Consider this gedankenexperiment: what would happen if instead of three doors, there were a hundred? After you've chosen one, the host opens every door except the one you've chosen and one other. Now you're facing two closed doors and 98 open doors. Does it still seem likely that there is a 50% chance of finding the prize behind the original door? That would mean you had a 50% chance of choosing the right door the first time. How did you do that when there were a hundred closed doors?
Now, how about a million doors? Let's say you choose #1. The host opens a door, and there's nothing behind it. The host continues opening doors - dozens, hundreds of doors - nothing. He's running like mad, opening door after door after door - thousands, tens of thousands, hundreds of thousands of doors, every door he passes - nothing! Suddenly and deliberately he skips door #443,291, then continues opening other doors. Finally he stops. The only doors left unopened are your choice, #1, and the one he so carefully avoided opening - door #443,291.
Now would you switch?
If not, combine this with the "switcher takes (almost) all" version of the game. Imagine being shown a million doors, choosing one, then being told you could have either what's behind that door or what's behind every other door.
Would you switch now?
Imagine this version. There are a thousand doors. You get to choose a door, which has a 1 in 1000 chance of being right. The other doors together have a 999/1000 chance of having the prize. You can either stay with your first choice, or take everything behind all the other 999 doors. Which would you do?
You'd probably take the 999 doors, figuring there was a better chance of them having the prize than your measly one door. Makes sense. Let's say that's what you did. So now you have a 999/1000 chance of winning the prize. That's important: you have a 999 in 1000 chance of winning the prize. Of course, you'll also have at least 998 booby prizes, but that's okay.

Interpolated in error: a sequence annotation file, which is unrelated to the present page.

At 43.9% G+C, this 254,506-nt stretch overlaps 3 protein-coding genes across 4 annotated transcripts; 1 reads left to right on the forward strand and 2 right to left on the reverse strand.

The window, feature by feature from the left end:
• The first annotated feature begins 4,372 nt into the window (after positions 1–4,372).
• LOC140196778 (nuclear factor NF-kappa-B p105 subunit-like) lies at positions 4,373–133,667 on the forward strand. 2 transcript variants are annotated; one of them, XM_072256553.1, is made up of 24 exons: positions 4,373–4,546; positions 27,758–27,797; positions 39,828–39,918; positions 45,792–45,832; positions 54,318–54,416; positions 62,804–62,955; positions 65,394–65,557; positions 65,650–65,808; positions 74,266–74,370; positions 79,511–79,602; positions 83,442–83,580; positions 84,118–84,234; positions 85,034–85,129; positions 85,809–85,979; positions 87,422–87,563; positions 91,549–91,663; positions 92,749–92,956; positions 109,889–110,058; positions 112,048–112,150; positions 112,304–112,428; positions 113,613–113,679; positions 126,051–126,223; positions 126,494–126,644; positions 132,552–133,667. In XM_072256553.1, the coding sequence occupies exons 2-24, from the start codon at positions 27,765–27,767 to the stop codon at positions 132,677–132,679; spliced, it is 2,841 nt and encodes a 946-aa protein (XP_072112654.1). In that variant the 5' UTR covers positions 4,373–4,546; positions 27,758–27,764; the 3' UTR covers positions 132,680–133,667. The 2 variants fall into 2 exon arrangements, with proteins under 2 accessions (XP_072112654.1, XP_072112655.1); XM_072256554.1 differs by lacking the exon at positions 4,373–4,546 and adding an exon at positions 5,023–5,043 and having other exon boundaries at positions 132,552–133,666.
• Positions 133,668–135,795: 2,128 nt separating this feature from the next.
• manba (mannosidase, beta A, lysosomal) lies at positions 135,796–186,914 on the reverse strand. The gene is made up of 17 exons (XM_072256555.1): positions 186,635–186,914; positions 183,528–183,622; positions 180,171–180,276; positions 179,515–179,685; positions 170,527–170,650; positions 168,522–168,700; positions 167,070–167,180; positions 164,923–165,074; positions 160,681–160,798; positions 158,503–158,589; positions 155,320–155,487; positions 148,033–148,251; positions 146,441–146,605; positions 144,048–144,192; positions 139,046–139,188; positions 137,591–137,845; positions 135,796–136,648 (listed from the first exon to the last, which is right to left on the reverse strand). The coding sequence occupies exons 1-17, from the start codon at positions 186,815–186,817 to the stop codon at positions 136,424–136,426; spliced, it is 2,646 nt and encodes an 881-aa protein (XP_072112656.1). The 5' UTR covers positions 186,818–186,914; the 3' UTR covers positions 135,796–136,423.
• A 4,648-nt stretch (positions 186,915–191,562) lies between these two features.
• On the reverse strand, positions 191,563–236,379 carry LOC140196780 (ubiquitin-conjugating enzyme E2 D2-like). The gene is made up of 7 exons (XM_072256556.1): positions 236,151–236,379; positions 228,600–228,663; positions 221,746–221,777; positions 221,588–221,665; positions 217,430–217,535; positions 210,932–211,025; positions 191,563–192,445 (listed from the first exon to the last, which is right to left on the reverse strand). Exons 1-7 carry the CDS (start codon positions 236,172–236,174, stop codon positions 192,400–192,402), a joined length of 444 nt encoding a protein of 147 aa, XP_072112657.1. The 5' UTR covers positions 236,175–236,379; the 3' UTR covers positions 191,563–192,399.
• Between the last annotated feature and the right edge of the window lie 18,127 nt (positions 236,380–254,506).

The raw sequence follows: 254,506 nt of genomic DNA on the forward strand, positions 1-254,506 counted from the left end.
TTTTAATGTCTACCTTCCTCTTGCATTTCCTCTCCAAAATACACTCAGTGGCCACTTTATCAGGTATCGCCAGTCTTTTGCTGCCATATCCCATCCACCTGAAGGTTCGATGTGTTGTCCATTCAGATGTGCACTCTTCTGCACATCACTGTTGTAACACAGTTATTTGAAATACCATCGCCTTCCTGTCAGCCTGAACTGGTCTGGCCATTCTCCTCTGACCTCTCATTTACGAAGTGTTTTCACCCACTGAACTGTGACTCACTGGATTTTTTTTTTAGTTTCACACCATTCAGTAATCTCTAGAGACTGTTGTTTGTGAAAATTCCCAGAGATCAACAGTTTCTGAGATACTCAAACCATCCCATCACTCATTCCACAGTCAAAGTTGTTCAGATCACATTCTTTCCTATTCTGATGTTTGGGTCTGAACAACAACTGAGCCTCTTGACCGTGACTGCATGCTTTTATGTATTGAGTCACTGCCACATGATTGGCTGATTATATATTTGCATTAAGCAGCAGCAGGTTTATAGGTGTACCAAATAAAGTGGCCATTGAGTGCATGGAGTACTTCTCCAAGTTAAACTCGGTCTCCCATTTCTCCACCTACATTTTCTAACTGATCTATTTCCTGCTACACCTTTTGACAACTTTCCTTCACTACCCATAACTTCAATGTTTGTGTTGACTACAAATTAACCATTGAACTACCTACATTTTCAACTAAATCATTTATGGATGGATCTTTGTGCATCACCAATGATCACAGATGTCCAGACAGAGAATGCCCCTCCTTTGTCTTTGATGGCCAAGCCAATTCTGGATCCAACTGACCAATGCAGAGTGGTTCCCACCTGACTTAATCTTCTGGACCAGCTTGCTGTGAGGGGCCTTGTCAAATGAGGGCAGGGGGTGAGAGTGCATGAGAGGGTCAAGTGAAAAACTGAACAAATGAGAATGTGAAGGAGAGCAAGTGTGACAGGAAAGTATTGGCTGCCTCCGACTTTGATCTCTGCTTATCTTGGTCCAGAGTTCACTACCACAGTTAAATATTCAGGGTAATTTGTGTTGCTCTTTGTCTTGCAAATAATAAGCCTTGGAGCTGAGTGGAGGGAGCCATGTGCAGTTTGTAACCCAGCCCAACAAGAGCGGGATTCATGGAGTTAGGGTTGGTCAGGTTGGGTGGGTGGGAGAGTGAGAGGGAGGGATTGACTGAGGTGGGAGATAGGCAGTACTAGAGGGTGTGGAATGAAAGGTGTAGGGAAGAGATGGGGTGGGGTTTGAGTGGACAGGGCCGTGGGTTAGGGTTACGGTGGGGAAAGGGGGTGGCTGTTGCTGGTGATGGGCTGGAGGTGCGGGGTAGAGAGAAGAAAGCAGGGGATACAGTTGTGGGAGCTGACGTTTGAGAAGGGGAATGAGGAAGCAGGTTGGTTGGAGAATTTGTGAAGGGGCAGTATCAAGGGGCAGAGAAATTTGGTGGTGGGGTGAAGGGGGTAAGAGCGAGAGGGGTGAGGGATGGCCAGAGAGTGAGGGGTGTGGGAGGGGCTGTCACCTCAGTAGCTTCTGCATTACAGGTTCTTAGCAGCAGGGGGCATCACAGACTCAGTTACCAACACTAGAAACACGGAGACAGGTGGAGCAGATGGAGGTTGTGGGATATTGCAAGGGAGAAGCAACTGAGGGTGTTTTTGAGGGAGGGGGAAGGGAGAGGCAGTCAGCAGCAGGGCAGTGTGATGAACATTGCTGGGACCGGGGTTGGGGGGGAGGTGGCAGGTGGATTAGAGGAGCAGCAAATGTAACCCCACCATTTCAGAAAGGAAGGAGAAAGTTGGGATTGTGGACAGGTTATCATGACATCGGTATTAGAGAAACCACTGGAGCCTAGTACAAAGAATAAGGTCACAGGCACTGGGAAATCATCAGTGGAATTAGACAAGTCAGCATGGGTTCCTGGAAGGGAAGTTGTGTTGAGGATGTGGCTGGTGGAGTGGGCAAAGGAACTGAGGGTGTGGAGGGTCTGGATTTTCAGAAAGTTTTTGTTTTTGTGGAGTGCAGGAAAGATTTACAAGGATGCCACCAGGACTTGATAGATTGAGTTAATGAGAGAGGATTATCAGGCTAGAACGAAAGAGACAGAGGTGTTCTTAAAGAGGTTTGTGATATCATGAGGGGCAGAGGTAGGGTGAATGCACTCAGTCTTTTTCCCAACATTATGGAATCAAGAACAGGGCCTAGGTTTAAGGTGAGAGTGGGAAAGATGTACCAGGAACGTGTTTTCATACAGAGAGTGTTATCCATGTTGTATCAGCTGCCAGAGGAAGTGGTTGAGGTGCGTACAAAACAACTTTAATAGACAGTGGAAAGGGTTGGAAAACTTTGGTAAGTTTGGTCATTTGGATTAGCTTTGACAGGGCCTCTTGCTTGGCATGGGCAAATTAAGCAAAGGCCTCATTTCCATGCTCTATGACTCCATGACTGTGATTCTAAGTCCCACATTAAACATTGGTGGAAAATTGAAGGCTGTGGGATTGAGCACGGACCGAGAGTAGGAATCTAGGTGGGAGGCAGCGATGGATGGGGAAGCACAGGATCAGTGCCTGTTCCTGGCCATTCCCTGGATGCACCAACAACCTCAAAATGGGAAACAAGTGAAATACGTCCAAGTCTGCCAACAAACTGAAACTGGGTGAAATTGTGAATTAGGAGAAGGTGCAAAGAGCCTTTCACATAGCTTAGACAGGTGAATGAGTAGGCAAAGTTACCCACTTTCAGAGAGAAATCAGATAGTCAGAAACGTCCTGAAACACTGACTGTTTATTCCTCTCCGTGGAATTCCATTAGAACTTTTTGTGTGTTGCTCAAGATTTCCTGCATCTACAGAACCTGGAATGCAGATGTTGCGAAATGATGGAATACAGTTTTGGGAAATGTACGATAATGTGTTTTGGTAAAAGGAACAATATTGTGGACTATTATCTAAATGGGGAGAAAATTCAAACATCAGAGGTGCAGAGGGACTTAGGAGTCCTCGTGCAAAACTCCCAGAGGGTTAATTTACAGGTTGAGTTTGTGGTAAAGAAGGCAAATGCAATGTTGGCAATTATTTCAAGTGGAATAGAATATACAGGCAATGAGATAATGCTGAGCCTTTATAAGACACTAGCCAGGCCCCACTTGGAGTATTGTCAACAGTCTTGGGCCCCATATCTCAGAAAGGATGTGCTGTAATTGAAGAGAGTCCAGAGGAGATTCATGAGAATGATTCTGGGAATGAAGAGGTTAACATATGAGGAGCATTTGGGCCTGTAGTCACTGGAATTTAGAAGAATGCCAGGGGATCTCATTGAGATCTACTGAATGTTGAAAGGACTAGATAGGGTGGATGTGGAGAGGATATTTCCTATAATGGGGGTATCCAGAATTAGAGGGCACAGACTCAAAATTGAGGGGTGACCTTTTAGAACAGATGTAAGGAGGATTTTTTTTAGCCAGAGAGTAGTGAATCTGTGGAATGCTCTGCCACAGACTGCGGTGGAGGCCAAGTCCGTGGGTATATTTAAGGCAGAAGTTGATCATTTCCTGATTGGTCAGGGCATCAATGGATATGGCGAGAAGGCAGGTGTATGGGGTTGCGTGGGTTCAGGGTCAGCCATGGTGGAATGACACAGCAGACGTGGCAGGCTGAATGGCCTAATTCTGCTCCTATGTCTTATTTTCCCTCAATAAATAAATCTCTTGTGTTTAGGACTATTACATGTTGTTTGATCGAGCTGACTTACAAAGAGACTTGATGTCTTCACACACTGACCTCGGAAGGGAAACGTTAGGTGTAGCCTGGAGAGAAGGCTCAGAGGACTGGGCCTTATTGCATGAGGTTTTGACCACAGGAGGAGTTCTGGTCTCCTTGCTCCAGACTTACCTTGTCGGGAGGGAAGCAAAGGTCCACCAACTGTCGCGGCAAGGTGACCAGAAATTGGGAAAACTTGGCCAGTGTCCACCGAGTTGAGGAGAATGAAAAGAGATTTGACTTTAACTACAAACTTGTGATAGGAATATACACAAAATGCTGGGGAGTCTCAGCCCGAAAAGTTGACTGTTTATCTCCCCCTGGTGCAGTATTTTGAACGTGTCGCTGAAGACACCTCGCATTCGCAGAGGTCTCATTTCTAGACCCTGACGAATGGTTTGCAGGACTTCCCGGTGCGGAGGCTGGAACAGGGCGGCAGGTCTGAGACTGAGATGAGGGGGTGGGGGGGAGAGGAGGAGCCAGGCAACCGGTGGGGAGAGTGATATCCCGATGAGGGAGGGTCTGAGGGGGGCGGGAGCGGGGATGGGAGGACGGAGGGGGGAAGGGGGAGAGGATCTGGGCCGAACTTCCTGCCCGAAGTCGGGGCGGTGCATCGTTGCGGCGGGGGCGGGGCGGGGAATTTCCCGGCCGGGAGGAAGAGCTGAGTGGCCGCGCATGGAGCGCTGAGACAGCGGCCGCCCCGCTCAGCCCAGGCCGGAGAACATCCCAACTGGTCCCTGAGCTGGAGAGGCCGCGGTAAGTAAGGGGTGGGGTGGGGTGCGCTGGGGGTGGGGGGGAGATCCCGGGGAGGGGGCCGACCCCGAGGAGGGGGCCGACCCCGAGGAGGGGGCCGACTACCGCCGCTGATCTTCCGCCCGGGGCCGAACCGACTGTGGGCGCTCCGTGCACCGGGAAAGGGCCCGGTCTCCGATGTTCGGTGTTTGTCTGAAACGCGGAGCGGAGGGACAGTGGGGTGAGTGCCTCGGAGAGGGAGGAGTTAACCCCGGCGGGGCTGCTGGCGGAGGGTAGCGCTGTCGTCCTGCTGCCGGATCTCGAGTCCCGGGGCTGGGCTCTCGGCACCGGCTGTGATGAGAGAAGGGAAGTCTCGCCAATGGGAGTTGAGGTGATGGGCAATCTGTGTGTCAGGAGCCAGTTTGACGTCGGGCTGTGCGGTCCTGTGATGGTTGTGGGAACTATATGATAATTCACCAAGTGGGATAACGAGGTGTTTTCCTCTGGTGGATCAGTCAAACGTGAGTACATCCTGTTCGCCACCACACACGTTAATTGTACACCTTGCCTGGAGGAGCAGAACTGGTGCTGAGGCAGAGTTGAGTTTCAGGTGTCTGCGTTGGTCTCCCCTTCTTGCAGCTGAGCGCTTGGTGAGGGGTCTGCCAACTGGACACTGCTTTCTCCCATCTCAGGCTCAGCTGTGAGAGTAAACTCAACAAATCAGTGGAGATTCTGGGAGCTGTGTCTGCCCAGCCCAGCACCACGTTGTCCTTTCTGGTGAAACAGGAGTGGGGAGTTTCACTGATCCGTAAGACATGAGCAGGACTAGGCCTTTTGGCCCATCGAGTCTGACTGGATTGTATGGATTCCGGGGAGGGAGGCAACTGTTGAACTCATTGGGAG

Before the host opens the 999 doors, he does one last thing. He opens all of the 999 doors but one, revealing 998 booby prizes. Now you're left with only two doors closed: your original door, and the one out of 999 he didn't open. He offers once again to let you choose either of the two doors. Which would you take?
If chose your original door, think about this. You selected the 999 doors because there was a 999/1000 chance it had the prize. Of course, it also had at least 998 booby prizes. Now you know where those booby prizes are. The host offered you the choice of your original door (1/1000, you've already said) or 998 booby prizes and the other door (which, all together, had a 999/1000 chance of having the prize). You already knew the booby prizes were there... why would seeing exactly where they are change the probabilities?
If you're still not convinced, try it yourself.
The "One last thought experiment" section was inspired by a conversation with my friend Dave.
Last updated 7 August 2003
http://www.rdrop.com/~half/Creations/Puzzles/LetsMakeADeal/MoreApproaches.html
All contents ©1998-2003 Mark L. Irons